This program just got better, again. They have reinstated their GrantsPro Advertising Grant which gives non-profits $40K a month (almost $500,000 a year!) in free advertising on Google. If you don't know about this, run don't walk to sign up. And yes, we can help!
If you are looking for a way to build an audience for your content curation, there is no better program than this. Point $40,000 a month of Google Advertising at your blog or curation and get from 20,000 to 100,000 visitors a month. Yes, a month. Can you turn these visitors into donors, advocates, volunteers, evangelists, sponsors, email subscribers.. you bet. You can do this yourself or we can help. If you have questions contact us at www.2080nonprofits.org
It's s a myth to think you can and should be manipulating search engines with back links, page keyword stuffing, duplicate content development, etc. It's old school and much of these processes are no longer relevant to Google.
Robin Good: To create an effective landing page you need to pay attention to a lot of critical factors. From the layout and positioning of the graphic and text elements on it, to the language and communication style to use.
Frequent mistakes include wanting to include too much stuff, providing too many links going off into different directions and not paying enough attention to small details which can make or break your credibility and reputation on the web.
Excerpted from the original article:
"If you are searching for conversion-focused landing page best practices, then look no further than our latest infographic.
We’ve highlighted twenty-five tips you can incorporate into your landing page optimization strategy immediately.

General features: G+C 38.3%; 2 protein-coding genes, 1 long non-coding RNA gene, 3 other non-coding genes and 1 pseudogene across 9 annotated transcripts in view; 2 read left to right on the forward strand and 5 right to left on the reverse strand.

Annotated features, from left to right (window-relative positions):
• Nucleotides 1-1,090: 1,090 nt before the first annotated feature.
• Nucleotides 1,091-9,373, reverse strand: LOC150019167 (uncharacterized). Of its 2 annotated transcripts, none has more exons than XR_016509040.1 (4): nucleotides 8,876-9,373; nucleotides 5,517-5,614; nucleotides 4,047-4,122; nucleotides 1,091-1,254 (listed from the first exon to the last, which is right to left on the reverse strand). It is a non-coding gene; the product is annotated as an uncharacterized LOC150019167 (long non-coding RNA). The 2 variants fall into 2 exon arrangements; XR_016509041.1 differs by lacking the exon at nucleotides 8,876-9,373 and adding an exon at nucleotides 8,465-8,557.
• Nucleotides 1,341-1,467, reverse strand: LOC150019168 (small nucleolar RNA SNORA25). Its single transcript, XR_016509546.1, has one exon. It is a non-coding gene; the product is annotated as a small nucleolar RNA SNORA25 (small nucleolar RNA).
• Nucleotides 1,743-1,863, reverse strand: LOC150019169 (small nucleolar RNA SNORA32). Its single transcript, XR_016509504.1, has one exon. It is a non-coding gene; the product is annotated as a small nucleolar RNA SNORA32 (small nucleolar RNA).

From creating targeted, cohesive campaigns to testing strategies that get results - this infographic covers it all."
Robin Good: I have just received an invitation to test the new content curation platform Zeen, and here I am with some early impressions on what I have seen.
Zeen is a content curation tool designed to create good-looking magazines on a specific topic or theme. Setup and configuration is very easy and straightforward and it allows you to connect your Facebook, Twitter and Instagram accounts.
Once you are in, you can immediately set up a Zeen magazine, by selecting a title, a description and a cover image. From there on you are free to use the integrated search feature to find web articles, news, images, video clips or tweets relevant to your magazine. You just start a search after having selected what kind of content you are looking for and Zeen presents you with a set of relevant results. One-click on any of them and they are inserted instantly in your magazine.
You can also create as many "tags" (Zeen calls them "labels") as you like and assign each content item to a specific label.
The final magazine issue offers an automatic visual table of contents, in which you can organize by dragging and dropping the order of your selected contents.
A Zeen magazine can be made of multiple issues, instead of being like Scoop.it, a continuously growing content holder. You select the content items and you produce an issue (which can be still edited after publication).
N.B.: There is no way to edit or modify the content picked and added to your magazine, including the use of images.
You can't create new content but only pick and organize existing resources.
Recently, NTEN, Common Knowledge, and Blackbaud presented their fourth annual report on social media trends among nonprofits for 2012 at the Nonprofit Technology Conference. From 3,522 respondents, they asked what the top three contributing factors were of those who were successful on social networks.
They all responded that their formula for success was to get a plan, buy-in, and team members to implement and lead the initiative. Their top three success factors were:
– Develop a social media strategy (41%) – Prioritization by Executive Management (37%) – Dedicated social media staff (28%)
Conversely, those who didn’t have a presence on social media said it was because of lack of strategy, staff, and budget. This is no surprise.